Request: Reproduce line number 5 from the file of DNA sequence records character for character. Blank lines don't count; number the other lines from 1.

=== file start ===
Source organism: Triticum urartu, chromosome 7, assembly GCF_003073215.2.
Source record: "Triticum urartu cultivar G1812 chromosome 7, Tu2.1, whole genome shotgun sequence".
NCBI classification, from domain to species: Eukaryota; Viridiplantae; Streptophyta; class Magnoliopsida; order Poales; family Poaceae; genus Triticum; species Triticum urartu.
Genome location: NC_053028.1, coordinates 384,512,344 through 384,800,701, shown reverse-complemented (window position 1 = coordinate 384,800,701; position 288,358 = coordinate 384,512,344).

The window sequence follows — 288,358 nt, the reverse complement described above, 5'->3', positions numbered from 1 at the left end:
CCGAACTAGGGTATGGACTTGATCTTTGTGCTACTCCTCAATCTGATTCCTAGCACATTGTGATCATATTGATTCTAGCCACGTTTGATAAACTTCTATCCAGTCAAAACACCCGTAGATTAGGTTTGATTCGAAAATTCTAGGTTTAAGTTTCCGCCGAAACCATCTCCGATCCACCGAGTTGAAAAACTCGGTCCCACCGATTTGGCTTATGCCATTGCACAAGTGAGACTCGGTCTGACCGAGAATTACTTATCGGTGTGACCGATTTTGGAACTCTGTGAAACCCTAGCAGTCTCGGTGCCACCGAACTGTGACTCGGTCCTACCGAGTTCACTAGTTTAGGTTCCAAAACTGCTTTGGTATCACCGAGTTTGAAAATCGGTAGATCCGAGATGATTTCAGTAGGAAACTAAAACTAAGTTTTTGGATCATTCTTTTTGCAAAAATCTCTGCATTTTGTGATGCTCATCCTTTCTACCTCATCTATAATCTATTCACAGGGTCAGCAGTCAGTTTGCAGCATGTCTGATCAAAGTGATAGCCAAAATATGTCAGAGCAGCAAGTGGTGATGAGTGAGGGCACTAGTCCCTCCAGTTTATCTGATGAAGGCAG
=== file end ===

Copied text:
The window sequence follows — 288,358 nt, the reverse complement described above, 5'->3', positions numbered from 1 at the left end: